Fillmore 

History

A "veritable Eden" was the description used to attract early settlers to the area that is now Fillmore County.

In 1871 the Burlington and Missouri River Railroad completed its line that paralleled the west fork of the Big Blue River. Company officials immediately began advertising in Eastern newspapers that a "veritable Eden" awaited anyone who wanted to homestead on the Nebraska plains. Glowing testimonies told of ample water and fuel, rich land, and, of course, easy access to the rail line. These advertisements brought hundreds of settlers to the area. Some found it to be as advertised; others did not and quickly returned to the East, discouraged and disheartened.

The influx of settlers hoping to make their fortune from the land brought in the necessary number of inhabitants needed to officially organize the county, which had been named after President Millard Fillmore when the boundaries were established 15 years earlier. On March 15, 1871, acting Gov. William H. James decreed that a county election would be held the following month. It was decided during that election that a site near the center of the county should be named the county seat.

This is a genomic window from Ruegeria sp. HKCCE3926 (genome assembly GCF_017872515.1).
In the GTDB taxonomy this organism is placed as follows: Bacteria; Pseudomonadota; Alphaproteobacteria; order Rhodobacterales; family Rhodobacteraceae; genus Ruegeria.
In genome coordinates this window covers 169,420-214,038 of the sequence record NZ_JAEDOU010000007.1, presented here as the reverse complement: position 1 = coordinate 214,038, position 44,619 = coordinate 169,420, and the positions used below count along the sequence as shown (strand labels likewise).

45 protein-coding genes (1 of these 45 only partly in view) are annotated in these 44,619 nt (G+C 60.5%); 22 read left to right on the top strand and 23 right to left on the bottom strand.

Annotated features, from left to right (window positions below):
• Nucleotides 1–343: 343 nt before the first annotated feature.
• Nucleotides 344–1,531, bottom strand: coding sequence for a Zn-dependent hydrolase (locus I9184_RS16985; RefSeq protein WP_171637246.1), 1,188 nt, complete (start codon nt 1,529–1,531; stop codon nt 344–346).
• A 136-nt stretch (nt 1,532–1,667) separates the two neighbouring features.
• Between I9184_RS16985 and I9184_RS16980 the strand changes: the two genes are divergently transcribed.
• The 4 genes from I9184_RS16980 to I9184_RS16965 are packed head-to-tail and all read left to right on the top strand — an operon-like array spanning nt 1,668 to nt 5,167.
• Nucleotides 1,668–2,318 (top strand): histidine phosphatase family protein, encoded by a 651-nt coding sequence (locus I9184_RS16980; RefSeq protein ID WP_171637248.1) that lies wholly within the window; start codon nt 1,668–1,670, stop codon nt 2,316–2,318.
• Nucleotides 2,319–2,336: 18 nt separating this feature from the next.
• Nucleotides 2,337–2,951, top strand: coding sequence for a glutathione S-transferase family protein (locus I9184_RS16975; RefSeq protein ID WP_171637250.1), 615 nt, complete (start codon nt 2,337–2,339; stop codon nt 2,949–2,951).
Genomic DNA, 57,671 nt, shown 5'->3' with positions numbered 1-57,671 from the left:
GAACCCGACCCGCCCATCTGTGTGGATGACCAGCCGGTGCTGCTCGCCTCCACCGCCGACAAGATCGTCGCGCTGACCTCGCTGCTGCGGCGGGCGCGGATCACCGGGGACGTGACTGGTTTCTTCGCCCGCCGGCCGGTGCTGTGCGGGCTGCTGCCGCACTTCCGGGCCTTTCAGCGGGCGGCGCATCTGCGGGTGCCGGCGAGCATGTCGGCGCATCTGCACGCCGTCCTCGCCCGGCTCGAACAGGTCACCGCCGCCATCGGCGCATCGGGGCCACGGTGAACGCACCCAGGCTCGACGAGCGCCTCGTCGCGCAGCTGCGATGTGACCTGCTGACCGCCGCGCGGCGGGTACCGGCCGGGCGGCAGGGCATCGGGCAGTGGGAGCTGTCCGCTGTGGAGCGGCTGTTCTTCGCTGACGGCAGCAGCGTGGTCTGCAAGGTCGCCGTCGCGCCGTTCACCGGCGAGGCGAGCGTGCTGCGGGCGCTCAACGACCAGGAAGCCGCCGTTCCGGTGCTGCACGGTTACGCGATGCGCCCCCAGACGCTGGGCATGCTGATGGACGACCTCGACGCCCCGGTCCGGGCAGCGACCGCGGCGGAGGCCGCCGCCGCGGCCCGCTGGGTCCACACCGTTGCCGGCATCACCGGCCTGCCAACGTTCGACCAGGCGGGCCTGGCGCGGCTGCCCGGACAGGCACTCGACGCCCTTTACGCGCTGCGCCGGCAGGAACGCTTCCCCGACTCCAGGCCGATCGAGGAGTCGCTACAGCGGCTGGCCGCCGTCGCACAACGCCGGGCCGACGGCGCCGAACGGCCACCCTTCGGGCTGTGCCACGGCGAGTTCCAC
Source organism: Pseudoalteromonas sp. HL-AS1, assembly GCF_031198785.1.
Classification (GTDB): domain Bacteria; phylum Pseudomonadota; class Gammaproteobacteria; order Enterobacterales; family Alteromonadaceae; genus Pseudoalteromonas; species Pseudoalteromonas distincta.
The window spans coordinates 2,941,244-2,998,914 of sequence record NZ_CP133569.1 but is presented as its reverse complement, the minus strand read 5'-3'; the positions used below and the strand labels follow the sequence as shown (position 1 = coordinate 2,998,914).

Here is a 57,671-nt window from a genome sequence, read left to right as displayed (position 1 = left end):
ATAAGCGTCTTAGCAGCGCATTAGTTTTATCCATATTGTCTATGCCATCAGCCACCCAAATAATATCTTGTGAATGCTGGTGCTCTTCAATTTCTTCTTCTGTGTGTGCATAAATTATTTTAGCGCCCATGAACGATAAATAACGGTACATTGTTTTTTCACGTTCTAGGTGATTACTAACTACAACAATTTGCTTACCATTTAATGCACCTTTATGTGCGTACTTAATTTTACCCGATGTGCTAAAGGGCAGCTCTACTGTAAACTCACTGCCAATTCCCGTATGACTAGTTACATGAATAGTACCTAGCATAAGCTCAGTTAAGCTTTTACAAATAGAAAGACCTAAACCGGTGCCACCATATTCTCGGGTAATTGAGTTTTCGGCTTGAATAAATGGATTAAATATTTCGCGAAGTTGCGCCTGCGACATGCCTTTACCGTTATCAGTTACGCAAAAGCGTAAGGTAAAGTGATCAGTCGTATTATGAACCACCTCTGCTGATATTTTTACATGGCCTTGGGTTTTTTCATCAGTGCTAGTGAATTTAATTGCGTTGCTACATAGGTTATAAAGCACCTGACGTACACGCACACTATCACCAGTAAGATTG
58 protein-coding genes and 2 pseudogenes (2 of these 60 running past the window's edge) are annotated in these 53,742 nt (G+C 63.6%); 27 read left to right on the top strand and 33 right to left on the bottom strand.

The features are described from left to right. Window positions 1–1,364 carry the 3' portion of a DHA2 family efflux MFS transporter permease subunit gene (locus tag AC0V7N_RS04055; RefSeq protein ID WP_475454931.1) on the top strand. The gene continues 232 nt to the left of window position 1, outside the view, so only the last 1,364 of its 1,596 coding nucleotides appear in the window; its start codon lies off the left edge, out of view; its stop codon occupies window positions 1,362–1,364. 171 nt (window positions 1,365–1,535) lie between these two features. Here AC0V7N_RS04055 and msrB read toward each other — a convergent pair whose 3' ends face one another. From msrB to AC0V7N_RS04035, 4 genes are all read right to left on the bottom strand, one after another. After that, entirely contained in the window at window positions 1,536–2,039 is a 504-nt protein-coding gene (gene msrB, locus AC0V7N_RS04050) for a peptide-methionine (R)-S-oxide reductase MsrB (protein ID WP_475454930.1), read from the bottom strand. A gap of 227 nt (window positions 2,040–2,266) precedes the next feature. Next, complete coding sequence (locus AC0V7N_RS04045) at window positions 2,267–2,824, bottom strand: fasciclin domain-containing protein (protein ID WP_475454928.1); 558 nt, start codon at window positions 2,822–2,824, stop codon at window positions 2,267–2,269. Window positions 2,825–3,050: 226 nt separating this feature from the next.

County commissioners met for the first time later than summer in a dugout located on the land of Col. J.A. McCaully. During the meeting they discussed possible locations for a county seat and McCaully's young daughter, Emma, suggested it be named Geneva, after the town in New York from where the family had come. Thus, the future county seat of Geneva was established on the McCaully farm.

The sale of land at this new townsite took place in June 1872, a year after it had been surveyed. In a general election held in November of that year, residents of the county approved a tax for the purpose of building a wood frame courthouse and jail. By February 1873 the jail was completed. Three months later the courthouse was finished and it would serve county residents for 20 years. It was replaced when the present courthouse was completed in 1893.